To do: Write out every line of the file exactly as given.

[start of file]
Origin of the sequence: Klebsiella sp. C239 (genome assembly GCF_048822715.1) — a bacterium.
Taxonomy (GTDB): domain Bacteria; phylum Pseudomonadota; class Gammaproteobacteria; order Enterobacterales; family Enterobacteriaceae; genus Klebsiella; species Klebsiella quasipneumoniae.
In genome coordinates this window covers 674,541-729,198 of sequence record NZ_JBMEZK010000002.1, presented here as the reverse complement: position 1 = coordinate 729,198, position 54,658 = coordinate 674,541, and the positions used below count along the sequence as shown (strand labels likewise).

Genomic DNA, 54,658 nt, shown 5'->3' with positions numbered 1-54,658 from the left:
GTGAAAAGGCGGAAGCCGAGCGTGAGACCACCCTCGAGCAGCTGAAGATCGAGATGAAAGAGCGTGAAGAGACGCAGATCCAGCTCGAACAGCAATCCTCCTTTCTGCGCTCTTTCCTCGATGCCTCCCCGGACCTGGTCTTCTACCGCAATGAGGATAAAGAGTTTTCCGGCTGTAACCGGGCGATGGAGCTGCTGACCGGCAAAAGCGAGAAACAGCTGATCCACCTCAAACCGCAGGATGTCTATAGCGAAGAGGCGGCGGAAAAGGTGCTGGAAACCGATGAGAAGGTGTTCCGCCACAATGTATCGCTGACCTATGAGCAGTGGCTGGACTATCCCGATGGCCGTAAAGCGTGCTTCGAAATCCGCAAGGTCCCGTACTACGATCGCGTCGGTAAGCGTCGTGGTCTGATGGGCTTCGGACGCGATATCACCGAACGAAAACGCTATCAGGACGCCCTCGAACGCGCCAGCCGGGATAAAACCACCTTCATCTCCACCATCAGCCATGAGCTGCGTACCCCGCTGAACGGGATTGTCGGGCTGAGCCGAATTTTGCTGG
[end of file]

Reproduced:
Origin of the sequence: Klebsiella sp. C239 (genome assembly GCF_048822715.1) — a bacterium.
Taxonomy (GTDB): domain Bacteria; phylum Pseudomonadota; class Gammaproteobacteria; order Enterobacterales; family Enterobacteriaceae; genus Klebsiella; species Klebsiella quasipneumoniae.
In genome coordinates this window covers 674,541-729,198 of sequence record NZ_JBMEZK010000002.1, presented here as the reverse complement: position 1 = coordinate 729,198, position 54,658 = coordinate 674,541, and the positions used below count along the sequence as shown (strand labels likewise).

Genomic DNA, 54,658 nt, shown 5'->3' with positions numbered 1-54,658 from the left:
GTGAAAAGGCGGAAGCCGAGCGTGAGACCACCCTCGAGCAGCTGAAGATCGAGATGAAAGAGCGTGAAGAGACGCAGATCCAGCTCGAACAGCAATCCTCCTTTCTGCGCTCTTTCCTCGATGCCTCCCCGGACCTGGTCTTCTACCGCAATGAGGATAAAGAGTTTTCCGGCTGTAACCGGGCGATGGAGCTGCTGACCGGCAAAAGCGAGAAACAGCTGATCCACCTCAAACCGCAGGATGTCTATAGCGAAGAGGCGGCGGAAAAGGTGCTGGAAACCGATGAGAAGGTGTTCCGCCACAATGTATCGCTGACCTATGAGCAGTGGCTGGACTATCCCGATGGCCGTAAAGCGTGCTTCGAAATCCGCAAGGTCCCGTACTACGATCGCGTCGGTAAGCGTCGTGGTCTGATGGGCTTCGGACGCGATATCACCGAACGAAAACGCTATCAGGACGCCCTCGAACGCGCCAGCCGGGATAAAACCACCTTCATCTCCACCATCAGCCATGAGCTGCGTACCCCGCTGAACGGGATTGTCGGGCTGAGCCGAATTTTGCTGG